Belhus Woods Country Park, in the London Borough of Havering, offers a diverse landscape of ancient woodland, grassland and lakes, situated within Thames Chase Community Forest and including newly planted areas of woodland owned by the Woodland Trust and Forestry Commission. Owned by Essex Country Council, the park regularly wins Green Flag awards.

Address: Belhus Woods Country Park, Romford Road, Aveley, South Ockendon RM15 4XJ (tel 01708 865628; email (Map:; OS grid reference TQ570824)

History Edit

The main area of the park was once a deer park, part of the Belhus Estate, which was the home of the Barrett and Lennard families from the 15th to the 20th century. It was landscaped by Capability Brown in the mid-18trh century. The park has been extended by the addition of old flooded sand and gravel workings to the east and north. More land surrounding the park has been added recently, some of which has been planted with trees and some kept as hay meadows.

Habitat Edit

The country park includes varied ancient woodland, marsh, ponds, lakes and running water. Major tree species include Pedunculate Oak, Field Maple, Hornbeam and Wild Service-tree, plus Alder in an important area of wet woodland. In drier areas the ground flora is dominated by Bluebell, with the locally scarce Early Purple-orchid, Lily-of-the-valley, Butcher's-broom and, in wetter areas, Cyperus Sedge.

The margins of the smaller eastern lake, which lies between two blocks of ancient woodland, support a fringe of Common Reed, with the London rarity Fine-leaved Water-dropwort and both species of Reedmace (together with their hybrid). The southern lake supports a ruderal wetland community with many regionally uncommon species, including Golden and Marsh Docks, Common Water-crowfoot and Pink Water-speedwell. The banks and island of the northern lake support more woody vegetation, predominantly of willows.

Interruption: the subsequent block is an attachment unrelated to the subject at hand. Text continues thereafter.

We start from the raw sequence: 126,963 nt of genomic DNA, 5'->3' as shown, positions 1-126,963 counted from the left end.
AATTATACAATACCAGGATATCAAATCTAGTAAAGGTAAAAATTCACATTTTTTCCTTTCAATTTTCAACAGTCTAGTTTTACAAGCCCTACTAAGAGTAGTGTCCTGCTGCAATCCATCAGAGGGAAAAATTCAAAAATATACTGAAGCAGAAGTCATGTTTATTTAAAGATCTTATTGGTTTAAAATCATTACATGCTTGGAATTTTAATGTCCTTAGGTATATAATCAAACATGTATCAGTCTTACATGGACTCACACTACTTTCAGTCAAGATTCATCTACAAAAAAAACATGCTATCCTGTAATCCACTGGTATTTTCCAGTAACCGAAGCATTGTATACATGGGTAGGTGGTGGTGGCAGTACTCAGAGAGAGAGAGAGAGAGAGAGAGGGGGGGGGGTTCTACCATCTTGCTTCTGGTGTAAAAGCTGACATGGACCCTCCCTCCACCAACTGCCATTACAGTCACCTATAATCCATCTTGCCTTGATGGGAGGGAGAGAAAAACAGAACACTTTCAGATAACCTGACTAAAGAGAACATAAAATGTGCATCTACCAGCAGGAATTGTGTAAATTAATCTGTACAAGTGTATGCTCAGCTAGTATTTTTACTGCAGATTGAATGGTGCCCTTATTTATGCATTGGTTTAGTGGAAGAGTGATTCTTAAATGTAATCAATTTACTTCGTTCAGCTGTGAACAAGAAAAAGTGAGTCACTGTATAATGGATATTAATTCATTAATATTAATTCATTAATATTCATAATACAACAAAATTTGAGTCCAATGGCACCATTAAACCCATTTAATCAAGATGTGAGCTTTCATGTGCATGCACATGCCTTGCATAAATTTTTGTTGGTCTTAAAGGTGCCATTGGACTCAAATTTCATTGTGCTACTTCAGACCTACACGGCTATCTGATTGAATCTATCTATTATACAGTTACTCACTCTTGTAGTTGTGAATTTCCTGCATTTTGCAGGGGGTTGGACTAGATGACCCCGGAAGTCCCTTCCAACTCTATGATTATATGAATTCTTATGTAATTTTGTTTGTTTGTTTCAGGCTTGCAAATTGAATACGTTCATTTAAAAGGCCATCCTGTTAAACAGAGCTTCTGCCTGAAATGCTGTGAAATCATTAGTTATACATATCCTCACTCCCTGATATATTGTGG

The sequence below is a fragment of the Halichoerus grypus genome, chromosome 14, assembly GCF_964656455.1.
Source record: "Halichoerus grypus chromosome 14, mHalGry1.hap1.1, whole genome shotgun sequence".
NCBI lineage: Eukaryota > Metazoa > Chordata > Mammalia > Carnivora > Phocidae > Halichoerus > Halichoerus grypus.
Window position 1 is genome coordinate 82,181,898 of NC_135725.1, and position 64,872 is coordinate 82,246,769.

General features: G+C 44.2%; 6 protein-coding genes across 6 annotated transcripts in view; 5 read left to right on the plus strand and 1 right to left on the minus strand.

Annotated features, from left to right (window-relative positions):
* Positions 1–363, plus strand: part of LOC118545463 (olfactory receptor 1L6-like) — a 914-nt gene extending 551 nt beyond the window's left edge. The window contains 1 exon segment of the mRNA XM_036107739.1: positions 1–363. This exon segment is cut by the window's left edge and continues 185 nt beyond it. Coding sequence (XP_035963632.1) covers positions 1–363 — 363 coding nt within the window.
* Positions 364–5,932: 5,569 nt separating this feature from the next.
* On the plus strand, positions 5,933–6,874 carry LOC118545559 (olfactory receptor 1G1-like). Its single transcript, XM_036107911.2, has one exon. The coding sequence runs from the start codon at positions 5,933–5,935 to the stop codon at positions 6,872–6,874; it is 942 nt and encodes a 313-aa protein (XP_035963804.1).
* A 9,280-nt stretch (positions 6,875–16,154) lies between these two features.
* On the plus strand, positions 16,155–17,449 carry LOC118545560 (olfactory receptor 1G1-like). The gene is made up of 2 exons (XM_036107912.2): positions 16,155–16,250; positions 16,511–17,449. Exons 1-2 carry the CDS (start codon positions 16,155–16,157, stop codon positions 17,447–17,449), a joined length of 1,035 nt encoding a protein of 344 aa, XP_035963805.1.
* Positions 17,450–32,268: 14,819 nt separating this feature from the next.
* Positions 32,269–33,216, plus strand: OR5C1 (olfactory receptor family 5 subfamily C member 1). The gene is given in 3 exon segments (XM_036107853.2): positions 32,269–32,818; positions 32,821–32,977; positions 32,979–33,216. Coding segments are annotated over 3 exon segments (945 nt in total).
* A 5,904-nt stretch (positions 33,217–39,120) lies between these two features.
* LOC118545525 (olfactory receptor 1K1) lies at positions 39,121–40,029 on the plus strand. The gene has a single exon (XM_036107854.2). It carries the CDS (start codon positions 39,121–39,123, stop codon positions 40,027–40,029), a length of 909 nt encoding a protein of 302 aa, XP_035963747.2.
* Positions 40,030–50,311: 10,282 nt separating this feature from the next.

The woodlands are managed by park rangers on a traditional coppice rotation, which brings extra light into sections of the woodland floor.

Species Edit


Breeding birds include typical woodland species, all three British woodpeckers, Little Ringed Plover, Shelduck, Pochard, Lapwing and Redshank. Small flocks of finches including Siskin and Redpoll winter, and smew can be seen on the larger lakes.

Other vertebrates

The Running Water Brook supports a population of water vole.


Various bee and wasp species can be found including several locally rare species. The Cely woods area has abundant grasshoppers and crickets.

Practicalities Edit


The park is situated off the Romford Road, which connects Aveley to Upminster, and is about 3 miles north of Lakeside and the Dartford Tunnel. Pay-and-display parking costs £2 (no charge for tax exempt vehicles and motorcycles). To reach the park by public transport, take the train to Rainham (London, Tilbury and Southend Line) and then bus 372, or to Upminster Bridge (London Underground, District Line) and bus 373.


The park is open daily (except 25 December) from 8am until until dusk. Check entrance boards for daily closing times. The site is reasonably level with good access for wheelchair users. There are well-marked routes around the site, and the rangers run a programme of guided walks.


The park has a visitor centre (open 10am to 4pm), where light refreshments and information can be obtained. There are toilets, baby changing facilities and picnic and barbecue areas. Events run through the year include wildflower walks and bat walks.

This page has been cobbled together from various internet sources by someone who has never visited the site but thinks that it deserves a page on this website because it crops up now and then on the Latest News page. If you are familiar with the site, please correct, expand and/or update this information (and delete or amend this paragraph).

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